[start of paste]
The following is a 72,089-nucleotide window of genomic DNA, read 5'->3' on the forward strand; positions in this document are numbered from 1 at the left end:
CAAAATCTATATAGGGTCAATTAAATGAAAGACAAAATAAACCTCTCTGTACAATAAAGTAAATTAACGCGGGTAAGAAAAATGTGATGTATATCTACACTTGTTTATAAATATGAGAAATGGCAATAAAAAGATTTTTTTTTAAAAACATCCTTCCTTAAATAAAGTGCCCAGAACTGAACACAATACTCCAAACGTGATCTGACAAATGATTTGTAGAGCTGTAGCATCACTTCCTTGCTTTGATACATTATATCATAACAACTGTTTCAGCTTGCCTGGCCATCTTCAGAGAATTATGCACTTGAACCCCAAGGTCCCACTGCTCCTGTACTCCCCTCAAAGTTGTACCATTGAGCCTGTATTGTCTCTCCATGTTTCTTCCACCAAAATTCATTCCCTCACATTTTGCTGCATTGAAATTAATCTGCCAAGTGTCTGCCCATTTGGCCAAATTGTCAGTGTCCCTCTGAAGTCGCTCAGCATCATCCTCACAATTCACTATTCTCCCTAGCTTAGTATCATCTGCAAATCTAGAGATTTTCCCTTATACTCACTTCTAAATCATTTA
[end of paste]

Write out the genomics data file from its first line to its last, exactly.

The following is a 72,089-nucleotide window of genomic DNA, read 5'->3' on the forward strand; positions in this document are numbered from 1 at the left end:
CAAAATCTATATAGGGTCAATTAAATGAAAGACAAAATAAACCTCTCTGTACAATAAAGTAAATTAACGCGGGTAAGAAAAATGTGATGTATATCTACACTTGTTTATAAATATGAGAAATGGCAATAAAAAGATTTTTTTTTAAAAACATCCTTCCTTAAATAAAGTGCCCAGAACTGAACACAATACTCCAAACGTGATCTGACAAATGATTTGTAGAGCTGTAGCATCACTTCCTTGCTTTGATACATTATATCATAACAACTGTTTCAGCTTGCCTGGCCATCTTCAGAGAATTATGCACTTGAACCCCAAGGTCCCACTGCTCCTGTACTCCCCTCAAAGTTGTACCATTGAGCCTGTATTGTCTCTCCATGTTTCTTCCACCAAAATTCATTCCCTCACATTTTGCTGCATTGAAATTAATCTGCCAAGTGTCTGCCCATTTGGCCAAATTGTCAGTGTCCCTCTGAAGTCGCTCAGCATCATCCTCACAATTCACTATTCTCCCTAGCTTAGTATCATCTGCAAATCTAGAGATTTTCCCTTATACTCACTTCTAAATCATTTA